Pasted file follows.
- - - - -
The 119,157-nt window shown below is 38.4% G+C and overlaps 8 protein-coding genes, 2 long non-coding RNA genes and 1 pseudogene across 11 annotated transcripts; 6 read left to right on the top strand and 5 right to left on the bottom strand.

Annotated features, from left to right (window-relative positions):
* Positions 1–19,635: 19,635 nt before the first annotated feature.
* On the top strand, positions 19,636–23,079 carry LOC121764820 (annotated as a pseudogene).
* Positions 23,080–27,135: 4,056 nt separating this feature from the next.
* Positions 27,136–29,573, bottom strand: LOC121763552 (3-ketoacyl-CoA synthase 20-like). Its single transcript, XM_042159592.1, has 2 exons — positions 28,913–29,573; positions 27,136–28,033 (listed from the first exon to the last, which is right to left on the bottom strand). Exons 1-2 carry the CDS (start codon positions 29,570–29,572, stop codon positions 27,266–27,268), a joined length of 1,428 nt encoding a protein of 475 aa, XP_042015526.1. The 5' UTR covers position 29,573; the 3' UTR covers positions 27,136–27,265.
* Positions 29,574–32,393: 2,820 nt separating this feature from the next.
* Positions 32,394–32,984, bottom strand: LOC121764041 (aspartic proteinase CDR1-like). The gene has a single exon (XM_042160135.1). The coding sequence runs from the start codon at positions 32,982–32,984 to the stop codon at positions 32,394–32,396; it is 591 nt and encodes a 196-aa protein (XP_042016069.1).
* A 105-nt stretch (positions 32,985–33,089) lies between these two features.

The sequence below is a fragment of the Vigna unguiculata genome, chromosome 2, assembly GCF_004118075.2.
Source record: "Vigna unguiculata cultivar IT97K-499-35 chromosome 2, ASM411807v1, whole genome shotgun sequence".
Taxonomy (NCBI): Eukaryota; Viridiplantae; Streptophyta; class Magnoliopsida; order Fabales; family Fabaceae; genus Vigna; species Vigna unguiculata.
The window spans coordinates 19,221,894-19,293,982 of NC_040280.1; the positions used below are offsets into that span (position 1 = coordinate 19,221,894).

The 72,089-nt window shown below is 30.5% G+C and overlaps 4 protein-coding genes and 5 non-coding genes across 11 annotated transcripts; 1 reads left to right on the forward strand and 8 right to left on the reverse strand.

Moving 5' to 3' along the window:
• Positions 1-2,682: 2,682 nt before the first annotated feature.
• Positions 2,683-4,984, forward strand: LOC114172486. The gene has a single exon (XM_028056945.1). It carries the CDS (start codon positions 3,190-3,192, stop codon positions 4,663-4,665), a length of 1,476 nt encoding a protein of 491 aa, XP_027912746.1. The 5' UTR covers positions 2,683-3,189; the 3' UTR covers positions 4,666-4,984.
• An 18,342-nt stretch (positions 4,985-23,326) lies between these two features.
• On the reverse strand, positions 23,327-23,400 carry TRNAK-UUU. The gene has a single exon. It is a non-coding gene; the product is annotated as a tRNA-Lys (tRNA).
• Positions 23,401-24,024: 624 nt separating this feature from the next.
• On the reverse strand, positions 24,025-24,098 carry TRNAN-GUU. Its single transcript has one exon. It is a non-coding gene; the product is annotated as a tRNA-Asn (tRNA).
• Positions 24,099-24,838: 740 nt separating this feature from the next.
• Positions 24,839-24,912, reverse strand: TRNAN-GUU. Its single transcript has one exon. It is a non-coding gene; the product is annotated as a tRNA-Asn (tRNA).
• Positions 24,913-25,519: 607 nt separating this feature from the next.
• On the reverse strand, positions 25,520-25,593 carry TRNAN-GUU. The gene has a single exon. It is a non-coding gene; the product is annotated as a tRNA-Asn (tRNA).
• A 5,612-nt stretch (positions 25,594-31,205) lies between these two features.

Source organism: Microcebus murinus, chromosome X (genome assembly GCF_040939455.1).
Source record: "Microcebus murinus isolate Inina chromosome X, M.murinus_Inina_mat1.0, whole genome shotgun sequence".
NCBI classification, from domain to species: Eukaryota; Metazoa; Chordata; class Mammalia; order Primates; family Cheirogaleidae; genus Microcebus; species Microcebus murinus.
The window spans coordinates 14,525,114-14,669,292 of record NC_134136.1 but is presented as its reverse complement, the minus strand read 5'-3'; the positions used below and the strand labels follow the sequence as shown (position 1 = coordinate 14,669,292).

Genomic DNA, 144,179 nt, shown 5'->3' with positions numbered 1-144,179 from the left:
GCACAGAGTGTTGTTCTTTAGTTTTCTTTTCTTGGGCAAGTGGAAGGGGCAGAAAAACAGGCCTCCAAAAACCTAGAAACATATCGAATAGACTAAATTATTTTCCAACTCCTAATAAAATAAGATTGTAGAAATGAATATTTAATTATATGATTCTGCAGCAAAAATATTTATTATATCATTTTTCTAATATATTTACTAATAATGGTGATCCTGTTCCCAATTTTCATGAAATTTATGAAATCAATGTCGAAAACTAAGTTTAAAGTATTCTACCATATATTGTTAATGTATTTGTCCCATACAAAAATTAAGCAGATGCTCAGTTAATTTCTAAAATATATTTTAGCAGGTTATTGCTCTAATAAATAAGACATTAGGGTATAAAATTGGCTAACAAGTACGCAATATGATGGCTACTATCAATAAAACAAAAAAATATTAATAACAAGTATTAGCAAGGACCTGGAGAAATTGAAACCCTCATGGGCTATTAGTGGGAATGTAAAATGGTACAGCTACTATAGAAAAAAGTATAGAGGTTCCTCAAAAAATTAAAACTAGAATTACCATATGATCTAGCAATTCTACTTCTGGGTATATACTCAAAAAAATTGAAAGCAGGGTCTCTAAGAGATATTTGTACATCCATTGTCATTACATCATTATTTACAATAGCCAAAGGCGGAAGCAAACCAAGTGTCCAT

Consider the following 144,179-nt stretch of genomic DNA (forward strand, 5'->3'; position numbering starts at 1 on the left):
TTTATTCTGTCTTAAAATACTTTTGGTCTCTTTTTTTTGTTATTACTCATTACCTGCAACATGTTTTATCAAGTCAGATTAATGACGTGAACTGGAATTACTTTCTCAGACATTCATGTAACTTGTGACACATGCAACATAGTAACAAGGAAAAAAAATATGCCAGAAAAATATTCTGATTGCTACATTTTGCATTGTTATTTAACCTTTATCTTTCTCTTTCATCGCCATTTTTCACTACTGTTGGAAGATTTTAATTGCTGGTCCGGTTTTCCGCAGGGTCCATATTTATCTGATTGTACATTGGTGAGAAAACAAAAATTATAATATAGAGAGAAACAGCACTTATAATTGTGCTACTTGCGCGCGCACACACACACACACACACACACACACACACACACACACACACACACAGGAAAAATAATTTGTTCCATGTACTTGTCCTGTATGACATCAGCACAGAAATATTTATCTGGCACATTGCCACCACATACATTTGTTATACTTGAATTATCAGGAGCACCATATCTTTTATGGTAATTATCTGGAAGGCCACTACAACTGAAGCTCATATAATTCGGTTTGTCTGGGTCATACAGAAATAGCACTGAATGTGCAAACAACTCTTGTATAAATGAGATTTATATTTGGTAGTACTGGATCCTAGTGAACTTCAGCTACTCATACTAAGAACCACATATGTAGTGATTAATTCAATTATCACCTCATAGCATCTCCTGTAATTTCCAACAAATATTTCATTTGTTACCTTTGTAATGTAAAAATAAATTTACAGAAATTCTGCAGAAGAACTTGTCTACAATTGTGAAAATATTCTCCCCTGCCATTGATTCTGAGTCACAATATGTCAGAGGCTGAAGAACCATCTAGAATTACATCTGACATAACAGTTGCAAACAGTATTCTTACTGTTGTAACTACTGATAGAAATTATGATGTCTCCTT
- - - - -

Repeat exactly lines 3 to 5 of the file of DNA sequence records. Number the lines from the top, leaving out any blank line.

* Positions 1–19,635: 19,635 nt before the first annotated feature.
* On the top strand, positions 19,636–23,079 carry LOC121764820 (annotated as a pseudogene).
* Positions 23,080–27,135: 4,056 nt separating this feature from the next.